The HND/C Pathways are made up of modules which are part of the University Modular Degree and
Diploma Scheme, together with a Vocational Assignment Module which is specific to EDEXEL
Higher National Certificate and Diploma programmes offered in the field of Science and Technology.
The Vocational Assignment Module (VAM) is a key module and aims to provide you with the
opportunity to experience the roles and responsibilities that you need in employment. The module can
be taken as a five or six-week block in a vocational placement during the summer vacation or as a
timetabled module in which you could work on day release. Further details will be provided in a
Group Counselling Session on the Vocational Assignment Module and can be seen in the Module
Guide.

Aims and Philosophy of the Equine HND Scheme of Awards

The outcomes of the programme are the way we describe what you are expected to do by the end of the
programme. These outcomes can be divided into three main areas:
Knowledge and Understanding
Generic Academic
Key Skills
Knowledge and understanding relates to the subject knowledge that forms the basis of your HND
award.

Generic academic outcomes relate to the intellectual scientific skills and awareness of the context of
science in society that you acquire as part of your learning process.
Finally you will improve on the transferable skills that relate to aspects of your study.


HND Equine Studies Award Outcomes

Knowledge and understanding of:
1.     Fudemental aspects of science (Microbiology, Cell Biology and Genetics, Chemical principles)
       necessary to underpin the study of Equine Science

2.     The biological basis of equine form and function
3      The equine industry and equine management

4.     Equitation and teaching skills




                                               Page 14
Generic Academic Outcomes
Scientific/Practical Skills (specific to subject)
At the end of the programme you should be competent in:
      A1. EXPERIMENTAL DESIGN
Level 1   Follow detailed instructions for discrete exercises. Where appropriate briefly describe
          additional work which could extend investigation.
Level 2   Perform practical work, including multistage exercises, using less detailed instruction.
          Demonstrate awareness of key features of experimental design (use of controls, calibration
          curves etc) and where appropriate include these in practical design without instructions


    A2. TECHNICAL COMPETENCE/SKILLS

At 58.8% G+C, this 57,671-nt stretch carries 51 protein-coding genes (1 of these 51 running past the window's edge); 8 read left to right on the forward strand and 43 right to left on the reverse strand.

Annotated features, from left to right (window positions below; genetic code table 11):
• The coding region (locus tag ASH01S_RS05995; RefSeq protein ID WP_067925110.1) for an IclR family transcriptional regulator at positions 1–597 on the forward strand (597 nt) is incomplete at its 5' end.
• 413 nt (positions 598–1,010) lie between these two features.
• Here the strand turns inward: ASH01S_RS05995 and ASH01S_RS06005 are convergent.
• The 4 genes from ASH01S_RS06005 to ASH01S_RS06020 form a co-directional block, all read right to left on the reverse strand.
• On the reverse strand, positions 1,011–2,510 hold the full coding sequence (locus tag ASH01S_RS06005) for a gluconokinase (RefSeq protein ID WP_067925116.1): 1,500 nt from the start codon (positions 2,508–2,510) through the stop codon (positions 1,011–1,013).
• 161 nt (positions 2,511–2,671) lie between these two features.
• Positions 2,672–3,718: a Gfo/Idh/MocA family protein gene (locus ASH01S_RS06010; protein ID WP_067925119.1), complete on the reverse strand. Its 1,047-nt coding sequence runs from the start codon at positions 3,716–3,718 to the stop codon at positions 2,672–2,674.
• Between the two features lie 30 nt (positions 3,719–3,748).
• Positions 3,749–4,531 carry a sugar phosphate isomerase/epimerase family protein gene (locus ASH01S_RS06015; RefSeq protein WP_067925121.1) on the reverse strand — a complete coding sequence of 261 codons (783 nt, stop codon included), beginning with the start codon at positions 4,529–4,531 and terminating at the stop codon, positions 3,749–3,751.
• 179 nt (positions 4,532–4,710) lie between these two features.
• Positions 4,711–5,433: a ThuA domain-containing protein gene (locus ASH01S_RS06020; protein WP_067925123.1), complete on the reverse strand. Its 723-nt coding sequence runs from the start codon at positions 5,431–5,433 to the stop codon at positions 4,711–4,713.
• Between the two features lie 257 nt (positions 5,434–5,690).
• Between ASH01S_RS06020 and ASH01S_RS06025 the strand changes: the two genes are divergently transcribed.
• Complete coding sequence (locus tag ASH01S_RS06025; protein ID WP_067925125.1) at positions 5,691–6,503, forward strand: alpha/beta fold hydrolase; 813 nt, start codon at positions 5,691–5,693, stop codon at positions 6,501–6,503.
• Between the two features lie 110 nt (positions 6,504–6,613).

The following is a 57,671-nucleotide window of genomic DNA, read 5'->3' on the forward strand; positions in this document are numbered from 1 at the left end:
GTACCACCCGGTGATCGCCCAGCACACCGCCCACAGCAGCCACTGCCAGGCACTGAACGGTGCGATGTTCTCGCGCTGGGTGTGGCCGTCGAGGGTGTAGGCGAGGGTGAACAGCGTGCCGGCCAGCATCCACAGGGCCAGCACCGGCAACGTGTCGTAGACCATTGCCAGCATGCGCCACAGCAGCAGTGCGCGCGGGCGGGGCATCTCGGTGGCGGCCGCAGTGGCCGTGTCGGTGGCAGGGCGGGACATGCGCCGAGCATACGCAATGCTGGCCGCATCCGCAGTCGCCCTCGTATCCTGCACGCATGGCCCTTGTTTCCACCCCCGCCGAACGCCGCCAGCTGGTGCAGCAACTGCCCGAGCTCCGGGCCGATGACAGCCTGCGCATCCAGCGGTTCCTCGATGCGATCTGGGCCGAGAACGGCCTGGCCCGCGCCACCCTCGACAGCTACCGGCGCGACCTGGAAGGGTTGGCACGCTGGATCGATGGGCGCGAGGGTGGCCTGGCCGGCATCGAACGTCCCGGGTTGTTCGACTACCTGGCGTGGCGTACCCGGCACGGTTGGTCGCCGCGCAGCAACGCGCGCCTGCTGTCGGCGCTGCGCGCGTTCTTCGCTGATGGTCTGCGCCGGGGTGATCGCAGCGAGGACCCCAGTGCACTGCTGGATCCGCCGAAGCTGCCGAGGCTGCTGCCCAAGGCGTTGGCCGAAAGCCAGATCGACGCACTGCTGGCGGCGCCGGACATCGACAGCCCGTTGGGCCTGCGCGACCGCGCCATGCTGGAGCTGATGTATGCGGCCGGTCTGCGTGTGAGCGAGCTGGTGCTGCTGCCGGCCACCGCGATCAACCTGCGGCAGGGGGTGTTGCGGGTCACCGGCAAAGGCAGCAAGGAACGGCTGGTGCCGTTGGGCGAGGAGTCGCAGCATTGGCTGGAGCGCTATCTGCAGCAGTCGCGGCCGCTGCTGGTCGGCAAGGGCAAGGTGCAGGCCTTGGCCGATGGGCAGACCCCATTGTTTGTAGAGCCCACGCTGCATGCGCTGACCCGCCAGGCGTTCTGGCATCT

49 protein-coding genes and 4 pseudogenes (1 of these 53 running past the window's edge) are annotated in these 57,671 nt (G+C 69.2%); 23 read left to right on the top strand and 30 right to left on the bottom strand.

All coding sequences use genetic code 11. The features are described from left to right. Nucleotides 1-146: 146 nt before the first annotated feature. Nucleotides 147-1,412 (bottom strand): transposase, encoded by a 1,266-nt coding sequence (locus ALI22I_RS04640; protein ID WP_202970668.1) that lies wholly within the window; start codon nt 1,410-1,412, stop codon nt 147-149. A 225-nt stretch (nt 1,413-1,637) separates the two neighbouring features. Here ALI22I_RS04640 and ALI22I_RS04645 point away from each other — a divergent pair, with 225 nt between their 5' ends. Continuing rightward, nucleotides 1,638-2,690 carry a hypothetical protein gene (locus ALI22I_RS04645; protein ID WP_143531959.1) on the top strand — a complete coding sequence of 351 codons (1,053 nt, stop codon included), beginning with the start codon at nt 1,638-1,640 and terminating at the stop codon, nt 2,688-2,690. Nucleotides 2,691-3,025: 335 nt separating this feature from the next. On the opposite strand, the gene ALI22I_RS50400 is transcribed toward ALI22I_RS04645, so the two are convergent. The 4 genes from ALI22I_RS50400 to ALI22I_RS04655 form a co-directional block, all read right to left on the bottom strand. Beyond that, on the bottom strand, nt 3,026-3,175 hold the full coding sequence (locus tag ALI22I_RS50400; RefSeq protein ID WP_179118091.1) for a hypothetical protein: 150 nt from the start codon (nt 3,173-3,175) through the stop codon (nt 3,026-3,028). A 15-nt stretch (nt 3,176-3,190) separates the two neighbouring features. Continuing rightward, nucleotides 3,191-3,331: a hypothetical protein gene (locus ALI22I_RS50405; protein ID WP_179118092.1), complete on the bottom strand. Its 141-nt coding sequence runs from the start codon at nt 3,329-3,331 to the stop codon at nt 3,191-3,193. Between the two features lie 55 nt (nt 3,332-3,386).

Level 1   Perform a range of basic techniques and acquire basic practical skills keeping a logbook.
          Work safely from instructions.
          Know main risk factors and take appropriate precautions.
          Make and record observations and measurements.
Level 2   Routinely apply techniques and skills from level 1 to new situations.
          Acquire more complex practical/analytical skills with staff guidance.
          Develop COSHH and hazard analysis practices.


      A3. DATA INTERPRETATION

Level 1   Draw simple conclusions from results for discrete exercises and relate to existing
          theoretical principles.
          Carry out simple numerical and statistical procedures on discrete data sets.
Level 2   Interpret results from multistage or more open-ended exercises and account for deviations
          from theoretical expectations.
          With guidance use appropriate more advanced methods of data analysis e.g. t tests, line of
          best fit by least square regression etc.


    A4. PRESENTATION
Level 1   Write simple practical report (abstract, introduction, discussion, conclusion) in 3rd person
          past tense according to detailed guidance.
          Record results in appropriate form, according to detailed guidance, with units.

Level 2   Write practical reports routinely, without guidance, with increased emphasis on analysis
          and data interpretation.
          Where appropriate reference citations to sources according to Harvard reference system.




                                                Page 15
B. Intellectual skills
At the end of the programme you should be competent in:
    B1. ACQUIRE INFORMATION
Level 1   Obtain information from a variety of directed sources.
          Obtain information to rectify deficiencies in pre-requisite knowledge base.
Level 2   Obtain information from a variety of unreferenced recommended textbooks and referenced
          literature sources.
    B2. RECALL AND USE INFORMATION
Level 1   Apply knowledge to solve/explain structured problems that test understanding of key
          concepts.
          Identify weaknesses/deficiencies in pre-requisite knowledge base.
Level 2   Use information to explain complex facts/observations that are more open ended, in terms of
          accepted theories.
          Apply knowledge to new problems.
    B3. CRITICALLY DISCUSS AND EVALUATE
Level 1   Discuss orally ideas and concepts as a basis for developing skills for evaluation/analysis.
          Limited evaluation with tutor guidance.
Level 2   Examine evidence and question and challenge explanations and hypotheses.
          Appreciate the limitations of forms of evidence and explanations.
    B4. SUMMARISE
Level 1   Summarise information in closed situations.
          Draw conclusions from defined information set.
Level 2   Assimilate and summarise information from a variety of sources
C. Contextual awareness: